The problem with your first data step is that you are reading two of the variables in LIST MODE and one in FORMATTED MODE.  So the current column pointer has to be exactly under the first character of the date value for the informat to work right.  If it is one to the left it will include the * before the date.  If it is one to the right it will miss the first digit of the month and include the * to the right.  And if you date values ever have less than 10 bytes (say they have only one digit for month or day of month) then there is no way that reading 10 characters can avoid reading one or more of the * characters.

 

The COLON modifier on the INPUT statement allows you to include an informat specification in-line in the INPUT statement, but without switching from LIST MODE to FORMATTED MODE input when reading that variable.

 

Also note that when reading a value in LIST MODE the width attached to the informat is ignored.  The whole next "word" on the line is read and passed through the informat.  You could think of it as adjusting the width of the informat specification to match the width of the word.

 

So you just need:

input employee $ bdate :mmddyy. years ;

Note that the bare $ modifiers in your INPUT statement is only needed when you have not previously defined the variables as character.  SAS will default variables to numeric if there is no information it can use to decide otherwise.

 

So to be clear you should define the variables before referencing them in the INPUT statement.  That way the INPUT statement itself just needs to list the variables in the right order.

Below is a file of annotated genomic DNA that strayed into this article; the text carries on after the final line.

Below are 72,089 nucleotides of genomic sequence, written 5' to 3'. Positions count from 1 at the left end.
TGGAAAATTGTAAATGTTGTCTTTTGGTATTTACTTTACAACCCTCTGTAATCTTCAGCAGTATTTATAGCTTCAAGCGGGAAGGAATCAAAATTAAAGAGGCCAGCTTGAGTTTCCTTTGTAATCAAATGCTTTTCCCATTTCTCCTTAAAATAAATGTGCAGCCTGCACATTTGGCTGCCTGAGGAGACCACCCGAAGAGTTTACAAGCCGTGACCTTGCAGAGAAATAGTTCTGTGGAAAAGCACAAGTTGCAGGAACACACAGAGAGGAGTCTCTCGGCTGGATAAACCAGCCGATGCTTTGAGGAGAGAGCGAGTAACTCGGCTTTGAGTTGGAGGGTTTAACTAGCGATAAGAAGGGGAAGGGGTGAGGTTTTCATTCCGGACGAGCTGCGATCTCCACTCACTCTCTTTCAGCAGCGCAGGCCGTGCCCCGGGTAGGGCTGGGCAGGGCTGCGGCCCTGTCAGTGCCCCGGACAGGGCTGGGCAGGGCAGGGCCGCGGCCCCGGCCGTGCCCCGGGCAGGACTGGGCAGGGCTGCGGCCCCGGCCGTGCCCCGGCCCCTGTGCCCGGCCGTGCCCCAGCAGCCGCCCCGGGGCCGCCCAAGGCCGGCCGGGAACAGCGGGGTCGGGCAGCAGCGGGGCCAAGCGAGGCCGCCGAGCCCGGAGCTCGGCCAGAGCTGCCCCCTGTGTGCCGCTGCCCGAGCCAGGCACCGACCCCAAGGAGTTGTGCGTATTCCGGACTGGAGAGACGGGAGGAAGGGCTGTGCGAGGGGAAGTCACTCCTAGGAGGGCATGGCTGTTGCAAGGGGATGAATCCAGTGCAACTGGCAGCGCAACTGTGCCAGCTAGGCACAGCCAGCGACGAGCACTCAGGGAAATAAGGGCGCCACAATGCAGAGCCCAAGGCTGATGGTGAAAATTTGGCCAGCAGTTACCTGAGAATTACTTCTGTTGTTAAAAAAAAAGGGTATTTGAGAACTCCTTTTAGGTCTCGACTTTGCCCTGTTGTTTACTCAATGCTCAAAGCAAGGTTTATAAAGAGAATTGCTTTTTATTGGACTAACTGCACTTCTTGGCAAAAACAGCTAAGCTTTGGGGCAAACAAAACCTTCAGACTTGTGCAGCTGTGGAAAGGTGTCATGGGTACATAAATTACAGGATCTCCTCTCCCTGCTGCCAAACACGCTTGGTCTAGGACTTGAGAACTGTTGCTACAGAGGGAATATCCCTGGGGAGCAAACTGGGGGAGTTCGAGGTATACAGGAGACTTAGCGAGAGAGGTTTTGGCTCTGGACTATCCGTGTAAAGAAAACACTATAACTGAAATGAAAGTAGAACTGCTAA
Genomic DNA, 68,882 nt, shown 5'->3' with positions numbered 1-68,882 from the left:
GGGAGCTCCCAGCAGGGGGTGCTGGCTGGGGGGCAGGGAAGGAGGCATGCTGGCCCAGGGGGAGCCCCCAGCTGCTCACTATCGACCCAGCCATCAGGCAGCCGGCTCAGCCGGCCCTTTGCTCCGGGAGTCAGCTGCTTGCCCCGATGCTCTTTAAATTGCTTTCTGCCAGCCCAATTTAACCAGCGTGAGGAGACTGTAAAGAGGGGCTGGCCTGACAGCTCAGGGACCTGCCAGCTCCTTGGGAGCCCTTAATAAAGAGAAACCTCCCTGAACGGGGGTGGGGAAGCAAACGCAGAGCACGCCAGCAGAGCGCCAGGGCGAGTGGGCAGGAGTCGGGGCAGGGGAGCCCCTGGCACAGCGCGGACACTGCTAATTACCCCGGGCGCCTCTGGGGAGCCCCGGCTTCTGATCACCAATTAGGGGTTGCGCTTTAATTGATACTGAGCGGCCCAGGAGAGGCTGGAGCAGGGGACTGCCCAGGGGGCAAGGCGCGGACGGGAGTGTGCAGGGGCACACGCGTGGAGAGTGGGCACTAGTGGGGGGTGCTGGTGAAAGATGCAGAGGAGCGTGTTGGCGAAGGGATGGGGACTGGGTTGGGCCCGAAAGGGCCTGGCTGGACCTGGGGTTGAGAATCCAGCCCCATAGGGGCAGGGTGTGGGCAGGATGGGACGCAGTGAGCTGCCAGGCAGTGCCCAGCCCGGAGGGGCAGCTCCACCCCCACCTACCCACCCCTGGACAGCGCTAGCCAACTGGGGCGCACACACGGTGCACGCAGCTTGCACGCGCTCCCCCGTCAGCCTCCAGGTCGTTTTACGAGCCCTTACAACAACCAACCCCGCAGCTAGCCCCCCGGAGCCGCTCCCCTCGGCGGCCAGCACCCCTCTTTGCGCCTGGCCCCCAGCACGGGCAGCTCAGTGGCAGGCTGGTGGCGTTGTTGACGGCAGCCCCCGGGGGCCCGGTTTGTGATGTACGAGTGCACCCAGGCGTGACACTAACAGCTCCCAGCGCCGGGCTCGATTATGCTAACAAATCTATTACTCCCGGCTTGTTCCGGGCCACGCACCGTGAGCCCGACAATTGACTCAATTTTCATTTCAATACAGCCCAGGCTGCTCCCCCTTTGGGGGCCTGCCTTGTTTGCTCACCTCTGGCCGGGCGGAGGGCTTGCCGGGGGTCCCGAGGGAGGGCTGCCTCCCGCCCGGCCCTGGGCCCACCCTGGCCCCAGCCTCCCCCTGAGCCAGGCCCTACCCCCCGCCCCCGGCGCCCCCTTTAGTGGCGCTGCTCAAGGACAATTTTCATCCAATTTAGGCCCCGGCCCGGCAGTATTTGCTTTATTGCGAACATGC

data want;
  infile "&path/t24.txt" dsd dlm='*' truncover;
  length employee $8 bdate years 8 ;
  input employee bdate years ;
  informat bdate mmddyy. ;
  format bdate yymmdd10.;
run;

And if you define the variables in the order they appear in the source lines then you can use a positional variable list.

input employee -- years ;

If you want to play with learning how INPUT moves the current column pointer you can add the COLUMN= option to your INFILE statement and then check the value between the reads.

data test;
  infile cards dsd dlm='*' truncover column=cc;
  put 'BEFORE employee ' cc= ;
  input employee $ @ ;
  put 'BEFORE bdate ' cc= ;
  input bdate mmddyy10. @ ;
  put 'BEFORE years ' cc= ;
  input years $ @;
  put 'AFTER years ' cc= ;
cards;
Susan*12/29/1970*10
Michael**6
;

 

 

Tom
Super User Tom
Super User

Note that when reading delimited files where every line represents a single observation you should include the TRUNCOVER option on the INFILE statement.

 

You should also learn the difference between the default FLOWOVER and the ancient MISSOVER (almost never the option you want) and the modern (probably only 30+ years old) TRUNCOVER options of the INFILE statement.

 

Try this example:

options parmcards=example;
filename example temp;
parmcards;
Susan*12/29/1970*10
Michael**6
;

data flowover;
  infile example dsd dlm='*' flowover;
  input employee $ bdate :mmddyy. years 10. ;
  format bdate yymmdd10.;
run;

data missover;
  infile example dsd dlm='*' missover;
  input employee $ bdate :mmddyy. years 10. ;
  format bdate yymmdd10.;
run;

data truncover;
  infile example dsd dlm='*' truncover;
  input employee $ bdate :mmddyy. years 10. ;
  format bdate yymmdd10.;
run;

data all;
  length type $10;
  set flowover missover truncover indsname=dsname;
  type=scan(dsname,-1,'.');
run;

proc print;
run;
morenayan
Calcite | Level 5
thank you sir, got it, very clearly! have a good day:)